The first auction for enhanced frequency response (“EFR”) in the UK closed at the end of August, with just over 200 MW being secured by National Grid under 4-year contracts, at unexpectedly low prices. All of the winning sites were as yet un-built battery storage projects, and there were a significant number of similar projects which failed to secure contracts, indicating the degree of interest in development of the battery storage industry. However the low pricing and short contract tenors poses some threats.
What is EFR for?
Historically, electricity systems were comprised of large generators whose turbines rotate in synchrony with the grid (hence, synchronous generation). The grid frequency is directly related to the number of revolutions each turbine makes in a minute (generators on a 50 Hz system rotate at 3000 RPM, except for nuclear-powered turbines which rotate at half the speed). If demand exceeds supply, then the system frequency falls, and vice versa, and unless corrected by addition or removal of generation, failsafes will trigger to avoid mechanical damage to systems, which may result in supply disruption.
Wind and solar power do not provide mechanical inertia to the electricity system, and their intermittency makes frequency control even more challenging. As a result, system operators are expanding the suite of grid management tools, and the recent EFR auction by National Grid is part of this process.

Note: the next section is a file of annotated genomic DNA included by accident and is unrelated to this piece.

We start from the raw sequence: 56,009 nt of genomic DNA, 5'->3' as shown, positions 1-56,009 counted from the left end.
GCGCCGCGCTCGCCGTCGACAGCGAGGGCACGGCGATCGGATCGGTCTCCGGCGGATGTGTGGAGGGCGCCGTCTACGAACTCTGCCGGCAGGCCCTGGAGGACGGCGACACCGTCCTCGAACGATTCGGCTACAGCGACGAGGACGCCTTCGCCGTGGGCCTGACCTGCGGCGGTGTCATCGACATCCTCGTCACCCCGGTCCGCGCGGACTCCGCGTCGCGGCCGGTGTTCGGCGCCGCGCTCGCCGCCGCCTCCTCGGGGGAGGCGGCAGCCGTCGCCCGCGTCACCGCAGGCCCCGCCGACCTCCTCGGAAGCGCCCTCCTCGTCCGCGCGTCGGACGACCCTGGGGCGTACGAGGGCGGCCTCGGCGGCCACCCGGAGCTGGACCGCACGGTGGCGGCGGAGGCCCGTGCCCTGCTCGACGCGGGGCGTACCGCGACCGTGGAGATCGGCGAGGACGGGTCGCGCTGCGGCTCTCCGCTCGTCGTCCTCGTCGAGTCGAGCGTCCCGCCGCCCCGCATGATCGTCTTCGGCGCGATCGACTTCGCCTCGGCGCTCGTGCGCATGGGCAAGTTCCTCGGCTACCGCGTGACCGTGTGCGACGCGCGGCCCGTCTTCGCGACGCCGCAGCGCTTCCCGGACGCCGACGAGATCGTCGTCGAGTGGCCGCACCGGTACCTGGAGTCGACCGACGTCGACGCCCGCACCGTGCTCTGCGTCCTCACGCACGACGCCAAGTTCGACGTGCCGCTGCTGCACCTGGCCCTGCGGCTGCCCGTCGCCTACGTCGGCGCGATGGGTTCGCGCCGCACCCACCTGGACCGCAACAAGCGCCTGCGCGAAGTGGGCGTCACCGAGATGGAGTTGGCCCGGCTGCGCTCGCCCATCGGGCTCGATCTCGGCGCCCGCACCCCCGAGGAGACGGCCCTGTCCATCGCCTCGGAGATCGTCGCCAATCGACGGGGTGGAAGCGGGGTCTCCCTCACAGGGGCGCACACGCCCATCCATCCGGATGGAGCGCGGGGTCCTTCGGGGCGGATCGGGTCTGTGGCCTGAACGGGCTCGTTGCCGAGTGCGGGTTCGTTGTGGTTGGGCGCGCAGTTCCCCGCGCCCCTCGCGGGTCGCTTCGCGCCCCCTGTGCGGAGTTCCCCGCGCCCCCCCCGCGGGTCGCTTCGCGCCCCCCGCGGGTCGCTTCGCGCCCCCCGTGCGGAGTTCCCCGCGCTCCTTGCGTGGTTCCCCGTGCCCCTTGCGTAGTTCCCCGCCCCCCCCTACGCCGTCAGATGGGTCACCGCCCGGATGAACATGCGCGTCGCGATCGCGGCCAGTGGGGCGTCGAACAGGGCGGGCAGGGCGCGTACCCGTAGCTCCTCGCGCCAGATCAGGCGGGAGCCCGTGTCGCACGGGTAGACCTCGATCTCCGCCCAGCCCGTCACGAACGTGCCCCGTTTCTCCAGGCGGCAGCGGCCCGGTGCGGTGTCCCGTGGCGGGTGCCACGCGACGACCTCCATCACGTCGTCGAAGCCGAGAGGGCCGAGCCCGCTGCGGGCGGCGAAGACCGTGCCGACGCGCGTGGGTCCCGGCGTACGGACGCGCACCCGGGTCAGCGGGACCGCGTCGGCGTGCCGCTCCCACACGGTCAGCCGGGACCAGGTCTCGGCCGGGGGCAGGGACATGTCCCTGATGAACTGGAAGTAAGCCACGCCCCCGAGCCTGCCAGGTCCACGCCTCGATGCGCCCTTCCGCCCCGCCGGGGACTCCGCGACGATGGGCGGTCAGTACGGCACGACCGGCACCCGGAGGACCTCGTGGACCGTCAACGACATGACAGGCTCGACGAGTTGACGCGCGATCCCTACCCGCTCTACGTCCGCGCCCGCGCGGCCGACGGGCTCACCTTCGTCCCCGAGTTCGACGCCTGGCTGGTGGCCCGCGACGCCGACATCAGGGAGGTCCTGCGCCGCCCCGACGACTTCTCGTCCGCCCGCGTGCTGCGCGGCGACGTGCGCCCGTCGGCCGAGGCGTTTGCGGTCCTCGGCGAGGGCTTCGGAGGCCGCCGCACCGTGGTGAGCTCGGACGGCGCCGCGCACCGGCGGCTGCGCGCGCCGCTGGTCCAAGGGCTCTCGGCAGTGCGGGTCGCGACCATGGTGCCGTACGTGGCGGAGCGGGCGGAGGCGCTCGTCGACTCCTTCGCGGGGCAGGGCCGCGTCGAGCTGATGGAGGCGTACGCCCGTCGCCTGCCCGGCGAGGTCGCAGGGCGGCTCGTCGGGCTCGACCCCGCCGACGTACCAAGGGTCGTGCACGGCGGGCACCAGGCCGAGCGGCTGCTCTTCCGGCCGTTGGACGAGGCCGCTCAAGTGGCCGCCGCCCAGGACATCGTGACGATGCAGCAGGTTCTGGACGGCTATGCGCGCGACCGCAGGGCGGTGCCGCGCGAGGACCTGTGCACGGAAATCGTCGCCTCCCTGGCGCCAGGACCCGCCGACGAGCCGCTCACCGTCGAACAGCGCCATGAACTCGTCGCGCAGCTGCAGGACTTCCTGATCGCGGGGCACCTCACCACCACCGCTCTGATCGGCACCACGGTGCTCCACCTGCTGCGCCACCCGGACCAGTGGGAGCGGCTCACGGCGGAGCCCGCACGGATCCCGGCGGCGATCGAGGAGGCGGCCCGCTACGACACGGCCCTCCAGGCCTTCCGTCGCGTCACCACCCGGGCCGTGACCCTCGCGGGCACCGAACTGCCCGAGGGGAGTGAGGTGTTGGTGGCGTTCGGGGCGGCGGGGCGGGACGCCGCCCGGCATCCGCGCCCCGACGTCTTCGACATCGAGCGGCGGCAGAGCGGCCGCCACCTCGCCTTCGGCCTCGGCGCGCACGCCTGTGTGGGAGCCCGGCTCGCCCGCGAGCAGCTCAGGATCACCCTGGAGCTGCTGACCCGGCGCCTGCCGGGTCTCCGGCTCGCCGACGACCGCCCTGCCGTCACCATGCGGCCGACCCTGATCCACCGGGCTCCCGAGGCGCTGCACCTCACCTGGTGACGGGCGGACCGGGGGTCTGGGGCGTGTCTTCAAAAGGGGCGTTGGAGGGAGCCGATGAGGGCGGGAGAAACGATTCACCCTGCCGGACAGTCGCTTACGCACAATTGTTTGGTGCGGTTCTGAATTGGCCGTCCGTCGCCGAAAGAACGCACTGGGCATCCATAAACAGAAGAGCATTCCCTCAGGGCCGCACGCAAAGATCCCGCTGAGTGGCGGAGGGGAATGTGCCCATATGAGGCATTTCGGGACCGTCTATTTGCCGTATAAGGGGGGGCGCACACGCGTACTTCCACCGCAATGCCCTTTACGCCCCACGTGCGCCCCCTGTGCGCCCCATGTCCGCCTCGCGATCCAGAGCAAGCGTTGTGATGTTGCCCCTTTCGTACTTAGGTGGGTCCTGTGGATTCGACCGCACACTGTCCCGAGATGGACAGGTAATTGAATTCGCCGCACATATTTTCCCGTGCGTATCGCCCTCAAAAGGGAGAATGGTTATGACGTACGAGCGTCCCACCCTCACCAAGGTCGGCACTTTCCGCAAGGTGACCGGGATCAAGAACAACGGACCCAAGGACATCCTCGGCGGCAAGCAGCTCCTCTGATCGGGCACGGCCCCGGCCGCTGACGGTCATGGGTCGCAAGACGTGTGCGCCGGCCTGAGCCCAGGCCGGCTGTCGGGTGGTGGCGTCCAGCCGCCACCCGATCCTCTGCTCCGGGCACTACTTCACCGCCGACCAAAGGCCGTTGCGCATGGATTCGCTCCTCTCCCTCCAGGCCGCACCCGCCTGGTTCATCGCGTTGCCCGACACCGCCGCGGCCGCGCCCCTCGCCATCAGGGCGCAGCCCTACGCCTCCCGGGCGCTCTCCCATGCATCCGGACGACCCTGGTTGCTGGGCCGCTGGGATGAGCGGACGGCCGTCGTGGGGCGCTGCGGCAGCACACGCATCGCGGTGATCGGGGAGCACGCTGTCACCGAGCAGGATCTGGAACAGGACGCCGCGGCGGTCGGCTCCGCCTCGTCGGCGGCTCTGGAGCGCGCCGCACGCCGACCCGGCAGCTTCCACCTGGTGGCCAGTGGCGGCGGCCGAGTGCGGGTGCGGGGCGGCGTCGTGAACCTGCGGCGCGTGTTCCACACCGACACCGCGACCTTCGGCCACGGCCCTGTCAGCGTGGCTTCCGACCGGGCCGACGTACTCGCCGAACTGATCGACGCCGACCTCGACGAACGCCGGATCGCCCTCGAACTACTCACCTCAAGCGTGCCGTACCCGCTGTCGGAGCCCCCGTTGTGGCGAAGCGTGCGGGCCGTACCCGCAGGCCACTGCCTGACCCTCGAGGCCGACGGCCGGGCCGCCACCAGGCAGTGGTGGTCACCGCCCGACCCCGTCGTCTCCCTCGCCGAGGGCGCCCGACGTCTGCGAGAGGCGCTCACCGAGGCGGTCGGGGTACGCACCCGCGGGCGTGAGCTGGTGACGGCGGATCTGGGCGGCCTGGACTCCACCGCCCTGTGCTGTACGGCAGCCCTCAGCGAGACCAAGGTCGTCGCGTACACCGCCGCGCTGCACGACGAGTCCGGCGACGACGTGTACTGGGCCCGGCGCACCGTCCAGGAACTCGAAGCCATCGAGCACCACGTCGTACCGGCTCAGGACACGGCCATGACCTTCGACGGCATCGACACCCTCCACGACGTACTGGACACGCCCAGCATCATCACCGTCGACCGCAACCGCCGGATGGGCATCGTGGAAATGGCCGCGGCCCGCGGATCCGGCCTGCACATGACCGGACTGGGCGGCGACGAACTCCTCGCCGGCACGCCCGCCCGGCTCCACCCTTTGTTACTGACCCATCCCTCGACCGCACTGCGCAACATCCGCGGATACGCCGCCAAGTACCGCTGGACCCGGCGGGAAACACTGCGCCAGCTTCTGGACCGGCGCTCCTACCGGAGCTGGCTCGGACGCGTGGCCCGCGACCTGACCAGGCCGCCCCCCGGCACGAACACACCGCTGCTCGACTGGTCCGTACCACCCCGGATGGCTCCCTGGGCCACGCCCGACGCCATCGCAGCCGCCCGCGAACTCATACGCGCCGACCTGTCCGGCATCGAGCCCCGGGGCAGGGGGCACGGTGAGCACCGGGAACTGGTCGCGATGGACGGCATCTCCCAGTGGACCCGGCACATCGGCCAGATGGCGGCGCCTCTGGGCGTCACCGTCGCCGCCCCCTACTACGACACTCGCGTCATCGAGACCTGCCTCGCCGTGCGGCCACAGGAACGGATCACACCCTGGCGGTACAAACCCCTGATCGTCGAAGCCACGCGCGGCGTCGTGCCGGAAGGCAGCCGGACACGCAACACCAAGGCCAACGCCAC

EFR is defined by National Grid as being a service that achieves 100% active power output at 1 second (or less) of registering a frequency deviation. Other frequency response services include Primary and High which have timescales of 10 seconds, and Secondary which has timescales of 30 seconds.
Batteries the big winners in the first EFR auction
In June, National Grid announced an auction for the procurement of 200 MW of EFR services, the results of which were announced in late August. These services focus on pre-fault control, ie frequency management within normal operational bands. Within this arena, National Grid has established two services: Service 1 which has a wider frequency insensitive band of ± 0.05 Hz (ie the range of frequencies either side of 50 Hz at which output does not vary), and Service 2 with a narrower ± 0.015 Hz band. While Service 1 is efficient in times of low inertia, for example in the summer, a narrower band is needed to manage high inertia scenarios, hence Service 2 has year-round value.
A total of 1.4 GW of viable projects participated in the auction, with 8 battery storage projects securing 4-year contracts at prices between £7.00 and £11.97 / MW/h. The overall cost was £65.95 million, which National Grid says will save £200 million compared with other sources of frequency control. The pricing is significantly cheaper than the average availability payment for Firm Frequency Response which was £35.49 per MWh according to the Energy Storage Operators Forum.
The auction was designed to be technology neutral, although most participants were battery projects, since batteries are capable of fast discharge response times. Of the 64 sites that participated in the auction, 61 were battery projects, while 2 were turndown DSR sites and 1 was a thermal generator, with only battery projects being successful.